Thursday, October 30, 2008

Long time no write

So, here we are again. I'm still in Texas. Got a new job where I get to spend my mornings from 5 am to 1:30 pm knitting quietly and playing on the internet. I am actually at work right now with the cast on for a slipper or a sock sitting right next to me. If you're looking for a new job, reception work is probably the way to go. I just wish it was a permanent position instead of a place where the facility is closing in 2 months. Bummer, right?

Anyway, I've been meaning to make this post for awhile so you'll have to forgive the random topic. My mom doesn't really read magazines anymore, but apparently when she first moved she did. During the power outage, I started reading a Woman's Day or Woman's World or Good Housekeeping or one of those magazines. Anyway, they had an article on health concerns your doctor might miss. One of those listed was hypothyroidism. Now, I don't think I've mentioned this before, but I actually have hypothyroidism. Shocking but true. Anyway, apparently it's incredibly common for people with this illness to not be diagnosed. Apparently about half of everyone suffering from it doesn't know they have it. The symptoms are crazy obscure. Things like insomnia, constipation, dry skin, and mood swings.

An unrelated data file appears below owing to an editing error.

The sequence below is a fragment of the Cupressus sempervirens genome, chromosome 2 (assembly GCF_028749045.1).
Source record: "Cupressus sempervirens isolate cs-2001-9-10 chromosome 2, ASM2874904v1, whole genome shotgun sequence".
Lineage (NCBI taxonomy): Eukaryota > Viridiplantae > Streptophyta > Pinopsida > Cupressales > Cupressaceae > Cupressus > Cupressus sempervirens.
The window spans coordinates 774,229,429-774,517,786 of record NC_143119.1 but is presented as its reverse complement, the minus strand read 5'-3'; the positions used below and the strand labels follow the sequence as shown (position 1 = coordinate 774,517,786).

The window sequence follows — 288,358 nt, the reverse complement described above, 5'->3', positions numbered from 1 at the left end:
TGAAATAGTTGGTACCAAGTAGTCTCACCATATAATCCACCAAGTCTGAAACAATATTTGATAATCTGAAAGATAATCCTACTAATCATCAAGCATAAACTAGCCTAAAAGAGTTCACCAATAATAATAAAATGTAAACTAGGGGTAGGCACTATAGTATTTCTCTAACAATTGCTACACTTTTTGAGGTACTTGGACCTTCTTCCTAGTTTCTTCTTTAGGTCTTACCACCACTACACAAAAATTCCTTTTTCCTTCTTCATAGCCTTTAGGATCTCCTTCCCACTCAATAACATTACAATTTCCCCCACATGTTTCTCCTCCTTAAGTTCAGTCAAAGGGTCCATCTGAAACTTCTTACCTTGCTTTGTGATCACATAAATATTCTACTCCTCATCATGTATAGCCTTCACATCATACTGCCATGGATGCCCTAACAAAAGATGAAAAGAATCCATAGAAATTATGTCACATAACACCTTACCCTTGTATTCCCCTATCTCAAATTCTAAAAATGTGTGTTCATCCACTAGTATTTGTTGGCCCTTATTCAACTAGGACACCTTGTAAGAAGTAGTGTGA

The thing is, I actually suffered with hypothyroid for about a year or two before I caught it. I am so incredibly lucky. I went for my first OB/gyn appointment and my doctor asked if my neck was always that swollen. I'd never thought about it before and said I just assumed I had a fat neck. Since I'd wanted an STD test anyway (I'd just broken up with my ex and even though we'd both been virgins I believe people should always get STD tests before they get a new partner) she went ahead and ordered a blood test. My gynecologist caught my hypothyroidism. I am so glad she did! My hair was falling out, my skin was getting acne for the first time in my life, I couldn't focus, everything just seemed insurmountably difficult, I was depressed, I was sleeping a solid 16 hours a day, and my weight was fluctuating. My periods had even started becoming so severe I was forced to take days at a time off from school because I couldn't physically walk to class. I couldn't even walk to the cafeteria, I had to rely on whatever groceries I had sitting around in my dorm. All I did was sleep. I got put on Yaz and Synthroid and after taking those for a few weeks, everything got better. I got a job 3 weeks after starting on my pills when before that the very idea of waking up in the morning, going online, and putting in applications was so strenuous that I would become so exhausted I had to go back to sleep. Not actually even putting in the applications, mind you, just thinking about doing it. I could not function. Now I function. I'm healthy and happy and exercising, for God's sake. Hell, I even got a job!

So the thing is, I was really really really really lucky. I got caught early, got medicated early, and now I'm healthy. I'll probably have to take a little pill every day for the rest of my life, although there is a possibility that having children could fix the problem. I'll have to be monitored if I DO get pregnant to make sure my thyroid doesn't hurt the baby. I have to have blood tests every year to make sure my levels stay constant. I can never take diet pills. Otherwise, I am completely and totally normal. I'm one of the lucky ones. I am thankful for that.